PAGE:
FedEx workers search to protect collective-action lawsuits over wages


Petitions of the week
A courier drops off a package at the Supreme Court

The Petitions of the Week column highlights a collection of cert petitions not too long ago filed within the Supreme Courtroom. A listing of all petitions we’re watching is offered here.

5 years in the past, the justices in Bristol-Myers Squibb v. Superior Court of California restricted sure personal-injury lawsuits in opposition to companies to residents of a single state. Since that 2017 choice, companies have satisfied state courts to cabin a number of lawsuits introduced by out-of-state plaintiffs over out-of-state conduct. This week, we spotlight cert petitions that ask the court docket to contemplate, amongst different issues, whether or not Bristol-Myers Squibb additionally bars a federal court docket in a single state from listening to collective-action claims in opposition to FedEx by workers in one other state.

Christina Fischer labored as a FedEx “safety specialist” in Pennsylvania for 10 years. Staff in Fischer’s function usually labored greater than 40 hours per week, however are labeled by the delivery service as salaried workers exempt from additional time pay below the Fair Labor Standard Act of 1938. Arguing that she was ineligible for the Act’s additional time exemption, Fischer filed an FLSA collective motion in federal district court docket in Pennsylvania searching for unpaid additional time from FedEx. Two safety specialists in different states “opted in” to the collective motion.

The district court docket agreed with FedEx that it solely had authority, often called particular private jurisdiction, to listen to Fischer’s declare. The U.S. Courtroom of Appeals for the third Circuit affirmed. FedEx will not be headquartered in Pennsylvania, and the safety specialists in different states weren’t suing for unpaid additional time associated to any Pennsylvania enterprise exercise. Beneath Bristol-Myers Squibb, the appeals court docket reasoned, the district court docket solely had jurisdiction to listen to the portion of the collective motion introduced by Fischer – or another FedEx safety specialists in Pennsylvania.

In Fischer v. Federal Express Corp., the staff urge the court docket to reinstate their collective motion in opposition to the delivery service. Bristol-Myers Squib left open the query whether or not its holding applies to federal courts. The third Circuit’s conclusion that it does, the staff argue, not solely contravenes longstanding federalism and due-process doctrines that make investments state courts with a lot narrower private jurisdiction than federal courts. It additionally guts the important thing enforcement mechanism – collective actions – that Congress granted to workers below the FLSA.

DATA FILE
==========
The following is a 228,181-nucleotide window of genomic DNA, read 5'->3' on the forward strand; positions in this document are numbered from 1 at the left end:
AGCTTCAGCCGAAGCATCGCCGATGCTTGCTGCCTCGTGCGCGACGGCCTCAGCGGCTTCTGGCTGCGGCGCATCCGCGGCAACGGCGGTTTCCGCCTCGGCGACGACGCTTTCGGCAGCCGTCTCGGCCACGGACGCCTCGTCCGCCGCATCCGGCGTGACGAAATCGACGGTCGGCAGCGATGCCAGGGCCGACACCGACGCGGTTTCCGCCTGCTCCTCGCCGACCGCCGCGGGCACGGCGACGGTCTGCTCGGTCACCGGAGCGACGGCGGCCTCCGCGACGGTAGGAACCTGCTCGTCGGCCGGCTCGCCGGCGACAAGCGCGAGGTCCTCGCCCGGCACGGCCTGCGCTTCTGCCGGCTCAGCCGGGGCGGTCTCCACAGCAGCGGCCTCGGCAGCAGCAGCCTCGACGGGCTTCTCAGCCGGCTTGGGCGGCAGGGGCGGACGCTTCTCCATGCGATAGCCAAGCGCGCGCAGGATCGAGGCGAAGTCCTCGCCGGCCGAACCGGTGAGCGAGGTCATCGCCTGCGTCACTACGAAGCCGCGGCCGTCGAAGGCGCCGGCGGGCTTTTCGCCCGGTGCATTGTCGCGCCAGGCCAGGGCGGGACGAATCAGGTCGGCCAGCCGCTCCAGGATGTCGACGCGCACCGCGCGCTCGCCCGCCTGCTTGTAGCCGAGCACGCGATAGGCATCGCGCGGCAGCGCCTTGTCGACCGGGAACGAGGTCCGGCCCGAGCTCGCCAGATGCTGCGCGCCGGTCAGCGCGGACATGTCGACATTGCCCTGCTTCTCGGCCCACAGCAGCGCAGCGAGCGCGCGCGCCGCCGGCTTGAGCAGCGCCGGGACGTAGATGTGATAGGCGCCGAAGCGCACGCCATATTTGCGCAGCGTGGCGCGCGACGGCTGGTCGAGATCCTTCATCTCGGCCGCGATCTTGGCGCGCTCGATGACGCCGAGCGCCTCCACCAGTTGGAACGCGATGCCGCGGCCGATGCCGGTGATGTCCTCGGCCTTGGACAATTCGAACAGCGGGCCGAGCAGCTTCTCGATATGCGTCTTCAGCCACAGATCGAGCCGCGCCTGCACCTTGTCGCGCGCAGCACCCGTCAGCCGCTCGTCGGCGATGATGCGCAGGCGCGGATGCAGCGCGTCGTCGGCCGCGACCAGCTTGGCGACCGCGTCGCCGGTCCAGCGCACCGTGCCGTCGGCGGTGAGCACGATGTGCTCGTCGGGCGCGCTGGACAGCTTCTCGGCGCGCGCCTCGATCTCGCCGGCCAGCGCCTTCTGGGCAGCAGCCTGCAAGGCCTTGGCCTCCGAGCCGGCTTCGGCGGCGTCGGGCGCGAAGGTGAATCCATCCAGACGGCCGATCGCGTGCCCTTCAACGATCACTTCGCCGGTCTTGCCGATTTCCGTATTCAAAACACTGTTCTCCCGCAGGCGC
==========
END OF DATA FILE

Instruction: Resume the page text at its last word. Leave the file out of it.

A listing of this week’s featured petitions is under:

Olhausen v. Arriva Medical, LLC
22-374
Situation: Whether or not a False Claims Act defendant alleged to have “knowingly” violated a provision of federal regulation can escape legal responsibility by articulating, after the very fact, an objectively affordable interpretation of the supply below which its conduct would have been lawful.

Keister v. Bell
22-388
Points: (1) Whether or not the U.S. Courtroom of Appeals for the eleventh Circuit erred in counting on the federal government’s (or its delegee’s) intent to control speech in figuring out that public sidewalks adjoining to authorities buildings aren’t conventional public boards, in battle with selections by this court docket and quite a few circuits; and (2) whether or not the standing of a public sidewalk as a protected conventional public discussion board needs to be decided by the textual content, historical past and custom of the First Modification relatively than by an indeterminate multi-factor balancing check.

Fischer v. Federal Express Corp.
22-396
Situation: Whether or not a federal court docket has the authority, absent common private jurisdiction over the defendant or the defendant’s consent, to take care of a Fair Labor Standards Act collective motion that features opt-in plaintiffs who labored for the defendant outdoors the state the place the court docket is positioned.

Ferrarini v. Irgit
22-397
Situation: Whether or not the U.S. Courtroom of Appeals for the 2nd Circuit’s judge-made, laches-like, possession claim-accrual check applies to bar a copyright infringement go well with introduced throughout the three-year look-back interval prescribed by Congress in 17 U.S.C. § 507(b).

[Disclosure: Goldstein & Russell, P.C., whose attorneys contribute to SCOTUSblog in various capacities, was among counsel to respondent in Bristol Myers Squibb v. Superior Court of California.]

Correction (Nov. 11 at 6:10 p.m.): An earlier model of this text misstated the character of the lawsuit in Fischer v. Federal Categorical Corp. It’s a collective motion, not a category motion.



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